Introduction and Significance of tuning indexes in RAC environments.

Oracle E-Business environment with financial modules like AP and GL having large scale payment invoices transaction. Let me take example of one my public sector clients, they do process of 3 million payment instructions every night. Such most insert intensive applications running on RAC the frequency of current and CR block transfers for indexes is higher than for tables. That happens because automatic segment space management and freelist groups guarantee instance affinity to table blocks for INSERT statements.Traditional B-Tree index segments cannot benefit from that kind of instance affinity because the keys must be stored in order. As a consequence, two identical or similar index keys inserted by sessions connected to different instances are likely to be stored in the same index leaf block. In contrast, the rows addressed by those index keys are likely to be stored in different table blocks.

For most workloads, index block transfers should not affect scalability significantly, so that there is no need for tuning. On the other hand, in some extreme cases, high concurrency for index blocks may lead to significant RAC related waits, impacting service requirements for response times or batch processing like above example, and requiring action.

Here we are discussing tuning alternatives for those extreme cases where performance and scalability may be impacted, let me classified that in two scenario groups.

1) Globally busy buffers due to contention for index leaf and branch blocks :-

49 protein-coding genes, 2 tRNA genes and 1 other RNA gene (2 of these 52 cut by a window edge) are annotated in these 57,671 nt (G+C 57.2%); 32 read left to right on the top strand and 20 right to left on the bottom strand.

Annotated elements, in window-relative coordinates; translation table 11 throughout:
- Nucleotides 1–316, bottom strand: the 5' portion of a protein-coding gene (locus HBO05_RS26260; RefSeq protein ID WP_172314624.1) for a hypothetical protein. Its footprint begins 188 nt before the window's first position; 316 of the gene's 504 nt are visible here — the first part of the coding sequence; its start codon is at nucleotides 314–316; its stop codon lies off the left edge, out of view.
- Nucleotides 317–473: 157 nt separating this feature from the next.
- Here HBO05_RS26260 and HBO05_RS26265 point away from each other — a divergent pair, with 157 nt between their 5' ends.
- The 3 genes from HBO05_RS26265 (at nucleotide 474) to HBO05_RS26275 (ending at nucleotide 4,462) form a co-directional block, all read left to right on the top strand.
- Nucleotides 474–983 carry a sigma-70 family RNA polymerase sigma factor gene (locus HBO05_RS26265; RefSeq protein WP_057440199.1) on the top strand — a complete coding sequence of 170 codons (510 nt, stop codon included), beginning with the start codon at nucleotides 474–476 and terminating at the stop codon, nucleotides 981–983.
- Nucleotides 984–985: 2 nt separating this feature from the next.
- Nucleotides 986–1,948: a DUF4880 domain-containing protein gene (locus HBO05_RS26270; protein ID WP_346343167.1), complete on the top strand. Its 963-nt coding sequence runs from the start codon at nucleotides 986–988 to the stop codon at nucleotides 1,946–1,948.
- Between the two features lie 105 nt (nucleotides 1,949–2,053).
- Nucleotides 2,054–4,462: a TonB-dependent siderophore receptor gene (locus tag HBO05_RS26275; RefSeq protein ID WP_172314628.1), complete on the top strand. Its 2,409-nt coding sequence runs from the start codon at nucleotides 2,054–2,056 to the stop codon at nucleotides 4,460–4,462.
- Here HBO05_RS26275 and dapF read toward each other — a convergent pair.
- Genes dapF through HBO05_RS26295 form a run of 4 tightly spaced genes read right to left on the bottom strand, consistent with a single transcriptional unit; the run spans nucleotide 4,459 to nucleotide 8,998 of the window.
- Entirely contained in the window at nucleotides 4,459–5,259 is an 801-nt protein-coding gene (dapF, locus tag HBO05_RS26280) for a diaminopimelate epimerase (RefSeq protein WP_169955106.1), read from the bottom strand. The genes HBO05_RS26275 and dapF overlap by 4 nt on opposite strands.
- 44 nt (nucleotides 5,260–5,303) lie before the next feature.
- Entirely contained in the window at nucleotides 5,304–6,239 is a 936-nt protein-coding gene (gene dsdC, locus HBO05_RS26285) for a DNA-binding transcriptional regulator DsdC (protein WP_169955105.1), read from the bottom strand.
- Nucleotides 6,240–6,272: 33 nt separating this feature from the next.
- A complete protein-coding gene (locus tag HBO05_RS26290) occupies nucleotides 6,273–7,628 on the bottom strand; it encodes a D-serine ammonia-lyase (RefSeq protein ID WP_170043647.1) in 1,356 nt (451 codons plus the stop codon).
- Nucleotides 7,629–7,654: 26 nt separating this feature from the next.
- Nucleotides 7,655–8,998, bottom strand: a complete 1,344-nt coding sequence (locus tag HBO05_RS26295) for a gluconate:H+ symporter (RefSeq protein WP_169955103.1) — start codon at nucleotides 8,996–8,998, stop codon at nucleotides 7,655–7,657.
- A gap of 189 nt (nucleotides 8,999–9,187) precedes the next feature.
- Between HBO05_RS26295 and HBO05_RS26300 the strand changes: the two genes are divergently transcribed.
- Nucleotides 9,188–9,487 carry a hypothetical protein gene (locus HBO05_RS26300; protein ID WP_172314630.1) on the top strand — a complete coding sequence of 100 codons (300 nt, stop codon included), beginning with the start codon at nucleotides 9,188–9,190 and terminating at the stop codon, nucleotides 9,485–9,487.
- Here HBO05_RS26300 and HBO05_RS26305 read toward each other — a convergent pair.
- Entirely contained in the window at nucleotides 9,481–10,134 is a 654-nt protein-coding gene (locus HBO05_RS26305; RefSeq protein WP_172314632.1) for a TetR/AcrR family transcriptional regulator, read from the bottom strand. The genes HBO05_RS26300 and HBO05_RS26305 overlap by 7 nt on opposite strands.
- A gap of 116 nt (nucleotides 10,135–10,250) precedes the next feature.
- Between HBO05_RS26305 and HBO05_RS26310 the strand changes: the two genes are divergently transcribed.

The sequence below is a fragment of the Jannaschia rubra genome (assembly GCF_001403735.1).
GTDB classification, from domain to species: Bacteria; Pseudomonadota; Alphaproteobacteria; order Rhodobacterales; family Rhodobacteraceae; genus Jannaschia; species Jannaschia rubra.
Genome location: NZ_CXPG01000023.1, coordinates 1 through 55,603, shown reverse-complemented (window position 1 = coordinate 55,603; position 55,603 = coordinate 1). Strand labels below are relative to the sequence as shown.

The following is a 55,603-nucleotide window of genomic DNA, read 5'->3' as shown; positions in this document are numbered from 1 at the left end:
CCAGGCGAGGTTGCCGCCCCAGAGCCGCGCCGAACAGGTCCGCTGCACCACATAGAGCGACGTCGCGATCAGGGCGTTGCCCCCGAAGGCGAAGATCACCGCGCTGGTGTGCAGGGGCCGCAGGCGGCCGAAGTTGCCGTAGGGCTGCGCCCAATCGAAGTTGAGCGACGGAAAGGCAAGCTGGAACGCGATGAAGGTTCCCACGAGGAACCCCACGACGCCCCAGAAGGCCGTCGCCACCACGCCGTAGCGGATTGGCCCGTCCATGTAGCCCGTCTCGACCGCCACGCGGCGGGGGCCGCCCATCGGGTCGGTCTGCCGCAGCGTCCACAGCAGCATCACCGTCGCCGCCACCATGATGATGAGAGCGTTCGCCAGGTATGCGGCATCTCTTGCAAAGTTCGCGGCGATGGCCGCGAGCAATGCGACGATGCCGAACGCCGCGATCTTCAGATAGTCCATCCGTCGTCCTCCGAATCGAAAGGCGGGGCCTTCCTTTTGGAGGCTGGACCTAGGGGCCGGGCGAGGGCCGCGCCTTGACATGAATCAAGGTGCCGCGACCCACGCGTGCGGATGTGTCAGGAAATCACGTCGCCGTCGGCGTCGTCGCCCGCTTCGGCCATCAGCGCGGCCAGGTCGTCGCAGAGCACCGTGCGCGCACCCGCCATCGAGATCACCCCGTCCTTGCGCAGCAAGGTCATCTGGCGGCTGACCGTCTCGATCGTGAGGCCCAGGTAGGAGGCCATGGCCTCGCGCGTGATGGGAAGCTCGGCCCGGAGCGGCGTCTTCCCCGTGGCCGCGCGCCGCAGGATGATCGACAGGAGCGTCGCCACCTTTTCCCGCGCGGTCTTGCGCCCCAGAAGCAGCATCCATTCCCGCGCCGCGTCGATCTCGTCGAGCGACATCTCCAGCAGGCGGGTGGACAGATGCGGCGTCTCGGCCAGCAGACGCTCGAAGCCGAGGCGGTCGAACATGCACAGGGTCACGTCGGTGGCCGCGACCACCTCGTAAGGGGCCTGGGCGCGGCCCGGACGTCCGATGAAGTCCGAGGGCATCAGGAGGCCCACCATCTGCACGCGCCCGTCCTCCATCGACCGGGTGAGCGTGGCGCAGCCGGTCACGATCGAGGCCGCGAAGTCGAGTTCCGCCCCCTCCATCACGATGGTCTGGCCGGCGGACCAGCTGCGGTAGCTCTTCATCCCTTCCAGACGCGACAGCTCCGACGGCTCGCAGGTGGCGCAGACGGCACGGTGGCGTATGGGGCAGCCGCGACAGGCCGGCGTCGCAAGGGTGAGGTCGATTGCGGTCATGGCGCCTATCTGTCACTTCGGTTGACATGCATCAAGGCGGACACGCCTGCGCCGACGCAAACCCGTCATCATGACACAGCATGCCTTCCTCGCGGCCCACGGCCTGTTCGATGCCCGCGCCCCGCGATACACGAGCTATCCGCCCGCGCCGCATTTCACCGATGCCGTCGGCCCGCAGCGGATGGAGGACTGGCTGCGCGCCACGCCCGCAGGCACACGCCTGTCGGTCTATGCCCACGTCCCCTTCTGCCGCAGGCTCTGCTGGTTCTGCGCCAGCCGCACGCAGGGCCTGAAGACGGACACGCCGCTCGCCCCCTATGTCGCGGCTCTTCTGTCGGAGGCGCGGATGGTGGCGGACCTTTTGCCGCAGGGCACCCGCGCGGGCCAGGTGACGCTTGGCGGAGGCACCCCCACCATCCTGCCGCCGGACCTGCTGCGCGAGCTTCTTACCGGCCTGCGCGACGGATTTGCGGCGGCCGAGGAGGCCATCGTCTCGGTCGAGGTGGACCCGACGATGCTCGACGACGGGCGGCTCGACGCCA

Globally busy buffers may become one of the main bottlenecks if the insert frequency and degree of concurrency in a multi-instance is high.

2) Excessive undo block shipment and contention for undo buffers :-
That usually happens when index blocks containing active transactions from multiple instances are read frequently.Such cases undo information from multiple instances may need to be collected to create consistent read versions.

These two are real practical cases usually DBAs ignore. In any kind of performance tuning choosing appropriate tuning techniques depend on workload characteristics and system constraints. Again experience matters, these criteria are based on our experience with several production systems, benchmarks and smaller scale tests. Some of our guidelines may not be equally effective for all kinds of applications, since different workloads may behave differently.

Reference: NoteID 760300.1

In the next sections we will discuss tuning alternatives for above mentioned scenarios

Other Sessions for this Training can be found @

Tuning indexes on RAC environments-1

Tuning indexes on RAC environments-2

Tuning indexes on RAC environments-3

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